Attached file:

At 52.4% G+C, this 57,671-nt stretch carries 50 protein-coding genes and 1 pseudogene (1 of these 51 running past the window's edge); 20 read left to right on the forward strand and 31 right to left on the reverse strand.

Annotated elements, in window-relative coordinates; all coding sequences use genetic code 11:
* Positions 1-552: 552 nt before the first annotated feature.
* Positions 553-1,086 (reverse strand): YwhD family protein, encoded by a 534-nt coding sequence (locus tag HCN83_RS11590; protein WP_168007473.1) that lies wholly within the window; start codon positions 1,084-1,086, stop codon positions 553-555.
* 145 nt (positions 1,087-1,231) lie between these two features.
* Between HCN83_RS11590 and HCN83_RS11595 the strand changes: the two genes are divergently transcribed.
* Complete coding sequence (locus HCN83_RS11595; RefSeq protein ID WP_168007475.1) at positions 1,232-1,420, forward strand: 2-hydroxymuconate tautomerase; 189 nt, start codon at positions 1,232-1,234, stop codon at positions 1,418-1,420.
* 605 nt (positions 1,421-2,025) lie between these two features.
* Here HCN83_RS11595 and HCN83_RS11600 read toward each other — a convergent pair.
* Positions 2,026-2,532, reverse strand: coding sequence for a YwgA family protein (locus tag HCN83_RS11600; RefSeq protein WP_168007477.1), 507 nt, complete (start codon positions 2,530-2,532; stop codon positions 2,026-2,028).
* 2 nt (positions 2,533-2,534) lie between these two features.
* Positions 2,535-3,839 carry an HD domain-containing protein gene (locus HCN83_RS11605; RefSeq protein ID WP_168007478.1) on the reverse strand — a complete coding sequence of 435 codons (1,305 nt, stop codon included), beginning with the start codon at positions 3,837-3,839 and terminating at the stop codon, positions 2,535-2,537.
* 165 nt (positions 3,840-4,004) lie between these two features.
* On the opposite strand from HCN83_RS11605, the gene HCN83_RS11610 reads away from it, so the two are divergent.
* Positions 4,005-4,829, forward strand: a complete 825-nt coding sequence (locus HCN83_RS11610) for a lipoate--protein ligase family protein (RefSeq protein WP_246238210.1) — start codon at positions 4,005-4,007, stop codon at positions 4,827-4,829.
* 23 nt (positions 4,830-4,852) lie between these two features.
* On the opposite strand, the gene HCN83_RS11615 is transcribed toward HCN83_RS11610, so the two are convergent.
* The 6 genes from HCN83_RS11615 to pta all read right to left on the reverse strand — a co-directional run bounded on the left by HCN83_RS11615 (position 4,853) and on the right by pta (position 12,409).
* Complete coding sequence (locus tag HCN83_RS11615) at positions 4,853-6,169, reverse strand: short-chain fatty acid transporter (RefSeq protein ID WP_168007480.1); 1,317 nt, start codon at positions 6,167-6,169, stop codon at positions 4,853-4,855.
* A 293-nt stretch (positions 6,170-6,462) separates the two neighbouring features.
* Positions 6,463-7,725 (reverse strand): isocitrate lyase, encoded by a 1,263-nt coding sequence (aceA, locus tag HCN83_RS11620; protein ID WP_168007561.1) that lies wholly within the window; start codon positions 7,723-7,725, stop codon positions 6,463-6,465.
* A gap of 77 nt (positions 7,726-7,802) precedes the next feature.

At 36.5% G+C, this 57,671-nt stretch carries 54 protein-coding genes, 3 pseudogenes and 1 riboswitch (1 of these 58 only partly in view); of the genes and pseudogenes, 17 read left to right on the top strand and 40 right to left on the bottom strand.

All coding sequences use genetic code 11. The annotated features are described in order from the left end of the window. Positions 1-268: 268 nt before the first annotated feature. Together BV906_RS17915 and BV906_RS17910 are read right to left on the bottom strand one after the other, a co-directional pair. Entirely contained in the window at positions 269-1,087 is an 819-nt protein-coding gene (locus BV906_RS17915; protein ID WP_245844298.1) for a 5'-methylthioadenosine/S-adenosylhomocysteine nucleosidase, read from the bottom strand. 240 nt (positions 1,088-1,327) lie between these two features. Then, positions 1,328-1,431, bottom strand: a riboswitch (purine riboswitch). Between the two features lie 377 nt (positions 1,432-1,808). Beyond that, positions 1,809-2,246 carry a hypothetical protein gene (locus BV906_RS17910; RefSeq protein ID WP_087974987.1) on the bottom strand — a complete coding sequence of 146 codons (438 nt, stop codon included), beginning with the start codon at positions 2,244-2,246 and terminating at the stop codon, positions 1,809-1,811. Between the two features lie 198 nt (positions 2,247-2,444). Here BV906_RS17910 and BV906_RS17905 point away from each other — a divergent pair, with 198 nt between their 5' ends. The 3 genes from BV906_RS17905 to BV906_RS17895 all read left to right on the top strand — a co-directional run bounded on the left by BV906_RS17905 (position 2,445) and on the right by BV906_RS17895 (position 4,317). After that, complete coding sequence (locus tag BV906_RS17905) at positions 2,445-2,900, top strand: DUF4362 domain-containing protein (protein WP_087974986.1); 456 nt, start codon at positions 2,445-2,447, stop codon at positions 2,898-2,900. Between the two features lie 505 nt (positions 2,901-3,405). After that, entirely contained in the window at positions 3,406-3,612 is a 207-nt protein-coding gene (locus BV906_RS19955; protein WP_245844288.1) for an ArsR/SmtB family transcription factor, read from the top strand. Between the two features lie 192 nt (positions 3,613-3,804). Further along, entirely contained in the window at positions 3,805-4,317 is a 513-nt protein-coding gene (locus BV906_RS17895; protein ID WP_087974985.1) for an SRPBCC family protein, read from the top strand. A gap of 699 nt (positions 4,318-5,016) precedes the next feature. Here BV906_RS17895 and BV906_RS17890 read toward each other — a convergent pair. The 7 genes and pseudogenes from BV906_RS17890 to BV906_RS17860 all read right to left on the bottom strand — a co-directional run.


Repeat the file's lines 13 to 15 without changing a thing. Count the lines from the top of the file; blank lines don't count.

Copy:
* 165 nt (positions 3,840-4,004) lie between these two features.
* On the opposite strand from HCN83_RS11605, the gene HCN83_RS11610 reads away from it, so the two are divergent.
* Positions 4,005-4,829, forward strand: a complete 825-nt coding sequence (locus HCN83_RS11610) for a lipoate--protein ligase family protein (RefSeq protein WP_246238210.1) — start codon at positions 4,005-4,007, stop codon at positions 4,827-4,829.